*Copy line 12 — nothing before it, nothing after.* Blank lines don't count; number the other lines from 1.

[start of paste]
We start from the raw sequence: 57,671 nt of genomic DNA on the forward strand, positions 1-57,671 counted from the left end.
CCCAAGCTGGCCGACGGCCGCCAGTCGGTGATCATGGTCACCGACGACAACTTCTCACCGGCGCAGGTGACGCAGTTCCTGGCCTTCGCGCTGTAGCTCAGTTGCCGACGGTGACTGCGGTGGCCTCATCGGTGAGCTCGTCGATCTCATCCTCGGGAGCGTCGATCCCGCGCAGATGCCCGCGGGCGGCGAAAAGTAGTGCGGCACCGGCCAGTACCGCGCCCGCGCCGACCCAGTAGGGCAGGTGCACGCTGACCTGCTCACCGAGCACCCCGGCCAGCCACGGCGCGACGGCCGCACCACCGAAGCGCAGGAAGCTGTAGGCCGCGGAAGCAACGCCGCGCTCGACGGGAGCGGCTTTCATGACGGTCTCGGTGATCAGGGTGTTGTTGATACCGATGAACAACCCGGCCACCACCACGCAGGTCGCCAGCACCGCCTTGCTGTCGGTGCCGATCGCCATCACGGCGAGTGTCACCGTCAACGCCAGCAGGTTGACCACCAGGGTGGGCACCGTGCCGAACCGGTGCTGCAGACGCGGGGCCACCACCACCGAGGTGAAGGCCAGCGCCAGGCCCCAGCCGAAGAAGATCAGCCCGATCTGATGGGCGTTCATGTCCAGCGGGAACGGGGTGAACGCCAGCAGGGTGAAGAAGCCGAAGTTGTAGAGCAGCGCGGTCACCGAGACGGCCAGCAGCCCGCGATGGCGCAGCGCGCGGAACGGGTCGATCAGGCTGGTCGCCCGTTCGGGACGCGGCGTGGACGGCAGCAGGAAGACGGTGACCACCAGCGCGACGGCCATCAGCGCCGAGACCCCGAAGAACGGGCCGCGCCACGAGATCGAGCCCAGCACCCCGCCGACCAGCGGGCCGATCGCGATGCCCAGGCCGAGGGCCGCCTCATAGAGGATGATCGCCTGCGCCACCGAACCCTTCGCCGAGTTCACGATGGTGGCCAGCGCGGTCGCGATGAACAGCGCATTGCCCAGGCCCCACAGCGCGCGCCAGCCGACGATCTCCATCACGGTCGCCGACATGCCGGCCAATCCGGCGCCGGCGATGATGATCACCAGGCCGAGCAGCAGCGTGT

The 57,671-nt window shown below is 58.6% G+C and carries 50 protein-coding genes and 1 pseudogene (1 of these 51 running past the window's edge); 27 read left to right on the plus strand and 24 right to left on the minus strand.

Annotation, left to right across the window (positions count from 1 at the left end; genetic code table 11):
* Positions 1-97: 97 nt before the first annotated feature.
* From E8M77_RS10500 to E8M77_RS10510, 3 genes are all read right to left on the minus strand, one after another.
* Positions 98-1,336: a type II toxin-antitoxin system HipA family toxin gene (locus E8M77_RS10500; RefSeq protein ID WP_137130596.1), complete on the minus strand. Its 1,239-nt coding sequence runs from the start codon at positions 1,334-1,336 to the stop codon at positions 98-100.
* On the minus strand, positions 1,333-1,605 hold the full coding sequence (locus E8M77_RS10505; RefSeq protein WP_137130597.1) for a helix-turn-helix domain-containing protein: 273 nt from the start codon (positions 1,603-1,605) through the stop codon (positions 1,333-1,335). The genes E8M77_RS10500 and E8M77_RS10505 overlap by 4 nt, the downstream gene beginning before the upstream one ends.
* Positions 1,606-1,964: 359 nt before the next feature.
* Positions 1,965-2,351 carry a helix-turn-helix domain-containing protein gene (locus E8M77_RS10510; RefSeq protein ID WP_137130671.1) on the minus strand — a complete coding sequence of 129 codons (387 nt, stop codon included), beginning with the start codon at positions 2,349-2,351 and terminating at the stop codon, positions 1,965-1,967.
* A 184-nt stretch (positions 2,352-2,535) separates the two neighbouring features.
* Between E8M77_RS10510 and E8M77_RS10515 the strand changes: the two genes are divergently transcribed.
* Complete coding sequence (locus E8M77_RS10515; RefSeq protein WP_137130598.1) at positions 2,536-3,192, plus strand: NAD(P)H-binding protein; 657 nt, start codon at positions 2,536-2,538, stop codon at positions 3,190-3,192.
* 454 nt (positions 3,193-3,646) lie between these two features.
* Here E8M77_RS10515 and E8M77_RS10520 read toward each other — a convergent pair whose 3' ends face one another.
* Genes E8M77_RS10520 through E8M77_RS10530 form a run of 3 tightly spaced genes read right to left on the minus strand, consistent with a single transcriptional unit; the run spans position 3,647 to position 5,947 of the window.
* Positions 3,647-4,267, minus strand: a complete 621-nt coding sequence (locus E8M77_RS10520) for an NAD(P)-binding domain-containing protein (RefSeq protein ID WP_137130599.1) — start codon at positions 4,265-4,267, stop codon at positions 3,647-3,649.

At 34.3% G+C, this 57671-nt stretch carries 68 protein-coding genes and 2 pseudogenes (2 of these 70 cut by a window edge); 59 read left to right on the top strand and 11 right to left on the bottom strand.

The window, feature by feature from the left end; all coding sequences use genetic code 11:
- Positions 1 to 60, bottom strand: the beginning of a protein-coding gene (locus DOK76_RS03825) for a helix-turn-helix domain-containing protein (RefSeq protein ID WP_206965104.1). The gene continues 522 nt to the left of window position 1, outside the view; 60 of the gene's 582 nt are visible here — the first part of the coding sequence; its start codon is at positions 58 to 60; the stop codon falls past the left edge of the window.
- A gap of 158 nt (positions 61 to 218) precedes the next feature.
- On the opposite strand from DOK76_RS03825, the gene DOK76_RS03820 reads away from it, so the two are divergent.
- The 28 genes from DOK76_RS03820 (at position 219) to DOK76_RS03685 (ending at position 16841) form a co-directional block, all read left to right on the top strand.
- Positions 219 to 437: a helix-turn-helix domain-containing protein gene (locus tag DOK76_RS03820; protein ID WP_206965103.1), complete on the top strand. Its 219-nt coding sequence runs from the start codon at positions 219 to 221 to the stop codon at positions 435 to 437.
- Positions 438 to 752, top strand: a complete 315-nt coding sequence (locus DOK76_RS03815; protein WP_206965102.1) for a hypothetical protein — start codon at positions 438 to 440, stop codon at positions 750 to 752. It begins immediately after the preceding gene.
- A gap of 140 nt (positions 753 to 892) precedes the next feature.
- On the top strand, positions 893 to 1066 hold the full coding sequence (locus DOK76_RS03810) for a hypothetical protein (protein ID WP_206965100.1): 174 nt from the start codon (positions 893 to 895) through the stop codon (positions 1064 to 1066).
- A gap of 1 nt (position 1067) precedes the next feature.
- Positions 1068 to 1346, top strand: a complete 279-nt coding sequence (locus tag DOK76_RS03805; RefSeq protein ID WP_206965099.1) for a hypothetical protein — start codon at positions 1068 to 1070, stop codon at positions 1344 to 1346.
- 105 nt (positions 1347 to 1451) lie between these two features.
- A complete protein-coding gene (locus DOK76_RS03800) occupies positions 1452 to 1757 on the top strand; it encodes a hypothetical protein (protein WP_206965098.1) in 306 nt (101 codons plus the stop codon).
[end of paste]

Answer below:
* Between E8M77_RS10510 and E8M77_RS10515 the strand changes: the two genes are divergently transcribed.